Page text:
S. Brady Tucker


Your brushstrokes licked dryly at cheap canvas
in raspy, natural swipes; on brown and green Army
shirts stretched between boards--some obscure affront
to the precipitous mountains of the Wasatch Front.  The weeping
of your brush was nearly audible, one treacherous
vision of the world after another.  Your first painting
was cartoonishly symmetrical.  A row of hills like
the inverted udders of the sows you raised.  These unfinished
paintings left unfinished.  A legacy of un-harvested fruit,
an Indian Summer snowstorm, a B-2 flying in low, bringing with it
a modern nuclear dogma.  A field lingers, white with alkaline salt,
where the bones of a dinosaur wait, feet up and eyes rolling
in the back of their sockets.

What remains is a farmhouse, or church, rising from a bitter hillside;
it is buried in sharp snowdrifts.  There are buried plows and shredders
and combines under there.  Their metallic ears point to the empty sky
like cactus.  You are there, on the steps looking off, away
from the mountains west, at what remains of the frontier;
or maybe, at the last frozen crow, climbing up from the dead
barley and hay.  There are no sounds there.  No radio ever
whispered to the three sets of children growing all wildly different.
Who was there to remind you of the year?  Was it 1943 or 1945?
These numbers must have seemed alien--a gift from the future.
Maybe you are not looking, but listening, to the sound of
one million four-hundred thousand lost voices.

The questions remain the same.  How will this be written
to sound important, like the grey caribou is important,
or the trap-door spider?  Important like cheese, in soft
curds, stirring in stainless steel, tripping and burping
their way among milk solids.  Why purple?  Why make the sky
the color of granite, and the mountains the color of
my eye when that neighbor kid punched it.  The yellow too,
of a bruise, on the cloudbank.  It could have been anyone's
bruise color, but it felt like mine.  How could you keep
your back turned to that color, and the reaching, the way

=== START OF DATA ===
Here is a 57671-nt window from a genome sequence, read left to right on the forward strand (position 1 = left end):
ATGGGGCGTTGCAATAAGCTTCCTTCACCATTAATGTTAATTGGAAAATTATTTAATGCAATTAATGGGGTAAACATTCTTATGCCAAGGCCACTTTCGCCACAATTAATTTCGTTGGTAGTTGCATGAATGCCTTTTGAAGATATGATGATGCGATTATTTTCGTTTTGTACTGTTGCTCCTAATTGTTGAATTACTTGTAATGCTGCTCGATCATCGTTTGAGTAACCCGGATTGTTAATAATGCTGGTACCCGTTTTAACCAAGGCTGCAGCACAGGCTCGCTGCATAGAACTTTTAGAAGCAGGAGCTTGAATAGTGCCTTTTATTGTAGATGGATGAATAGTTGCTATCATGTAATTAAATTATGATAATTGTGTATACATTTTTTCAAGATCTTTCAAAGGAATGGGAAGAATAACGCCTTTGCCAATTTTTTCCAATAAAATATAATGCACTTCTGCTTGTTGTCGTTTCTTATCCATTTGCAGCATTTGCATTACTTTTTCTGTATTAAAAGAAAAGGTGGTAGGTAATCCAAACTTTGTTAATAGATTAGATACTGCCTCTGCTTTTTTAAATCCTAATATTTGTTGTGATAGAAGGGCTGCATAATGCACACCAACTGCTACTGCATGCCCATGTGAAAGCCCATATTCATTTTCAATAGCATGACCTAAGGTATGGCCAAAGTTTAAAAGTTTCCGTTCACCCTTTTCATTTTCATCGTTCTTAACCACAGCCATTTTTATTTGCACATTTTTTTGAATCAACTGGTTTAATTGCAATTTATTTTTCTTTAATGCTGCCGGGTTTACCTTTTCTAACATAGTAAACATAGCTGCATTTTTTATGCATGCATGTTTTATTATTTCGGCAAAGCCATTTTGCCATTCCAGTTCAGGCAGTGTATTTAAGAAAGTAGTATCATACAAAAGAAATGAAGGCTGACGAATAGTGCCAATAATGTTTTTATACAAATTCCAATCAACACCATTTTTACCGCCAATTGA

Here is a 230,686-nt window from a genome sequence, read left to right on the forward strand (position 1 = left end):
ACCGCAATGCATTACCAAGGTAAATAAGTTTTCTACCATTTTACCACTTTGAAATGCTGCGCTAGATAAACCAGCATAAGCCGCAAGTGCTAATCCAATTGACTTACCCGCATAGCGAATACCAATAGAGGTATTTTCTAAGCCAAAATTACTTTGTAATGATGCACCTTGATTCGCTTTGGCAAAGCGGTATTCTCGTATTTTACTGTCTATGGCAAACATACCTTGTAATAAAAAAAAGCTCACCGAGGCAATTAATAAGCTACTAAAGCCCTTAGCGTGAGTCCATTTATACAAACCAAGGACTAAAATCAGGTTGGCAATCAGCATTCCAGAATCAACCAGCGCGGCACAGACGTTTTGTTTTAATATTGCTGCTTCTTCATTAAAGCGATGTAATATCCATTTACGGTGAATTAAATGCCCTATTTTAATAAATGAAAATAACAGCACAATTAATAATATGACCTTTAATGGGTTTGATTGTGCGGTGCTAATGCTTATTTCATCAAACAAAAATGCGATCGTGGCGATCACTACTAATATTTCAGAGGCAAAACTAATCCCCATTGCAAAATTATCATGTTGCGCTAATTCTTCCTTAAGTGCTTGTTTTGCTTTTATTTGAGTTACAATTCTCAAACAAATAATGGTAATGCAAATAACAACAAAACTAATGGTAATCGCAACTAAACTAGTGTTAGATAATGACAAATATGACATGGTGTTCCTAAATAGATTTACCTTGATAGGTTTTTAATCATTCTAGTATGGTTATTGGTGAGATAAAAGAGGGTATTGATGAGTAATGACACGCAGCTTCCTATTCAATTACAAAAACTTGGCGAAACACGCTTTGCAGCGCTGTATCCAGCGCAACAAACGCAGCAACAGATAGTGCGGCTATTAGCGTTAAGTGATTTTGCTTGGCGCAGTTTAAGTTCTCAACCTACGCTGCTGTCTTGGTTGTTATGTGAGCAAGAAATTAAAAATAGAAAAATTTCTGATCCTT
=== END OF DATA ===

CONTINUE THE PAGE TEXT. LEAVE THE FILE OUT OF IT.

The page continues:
the mountains reach for your shoulder, to touch you, saying
hey animal, that is my abdomen you stand on, or This bald patch
(you know, the one to the west of the Snake River) itches
like a mother-fucker.

Even on the porch, your hands are curled to the reins
of a horse, or to the huge ladle in the cheese factory,
or around the neck of a chicken.  The house behind
you seems empty.  Painted empty in moribund fascination,
painted empty among squadrons of children, empty
and hollow like a casket, and yes, there is a better metaphor
but I have seen that house you grew up in and it seemed
drafty and wet and empty, like a casket, the wooden kind
that lets one's remains leak out after only one week.  That
is why you stand out in the cold (November?) looking west,
away from the mountains, toward what remains of
the frontier, away from the house you were raised in, and
where you raised children, and where on some evenings
your wife would wash your aching feet--peeling off
the moldy boots, whispering Poor, poor Daddy from
the milking stool.

You stayed home, the only male left to listen to a silence
so profound it maddened the hounds, and the moose,
and pulled trees down in squealing ecstasy.  The white
of the snow seems dirty around the porch steps, as if
the world was set upon something else.  A river ran nearby, the
sound of it melting was morose and languid.  Are you listening
to it complain?  Your expression is one I have seen before -- it
is the blank expression that pursed your lips and wrinkled your brow
whenever you tried to solve the triangle peg puzzle that
Grandma gave you.  You laughed when I told you a peg was missing,
when I said it was impossible.  You said, "That remains to
be seen."

Now, when I look at this painting, I wonder what would
have happened if,
instead of looking west,
you had been looking down--
at what the color of soil
                                            looks like on canvas.

Previously published in American Diaspora

Location: Flagstaff, Arizona
Email: stucker@mailer.fsu.edu
Occupation: PhD Candidate at Florida State University
Publications: Lullwater Review, North American Review, Poetry Motel, Mississippi Review, Rhino, Southern Poetry Review, Crab Orchard Review, Spoon River Poetry Review, American Diaspora (2001, University of Iowa Press), Like Thunder (2002, University of Iowa Press), Clockpunchers (2003, Mammoth Books)

Current | Previous    Submit | Editors    Join | Donate    Links | Contact

Sundress Publications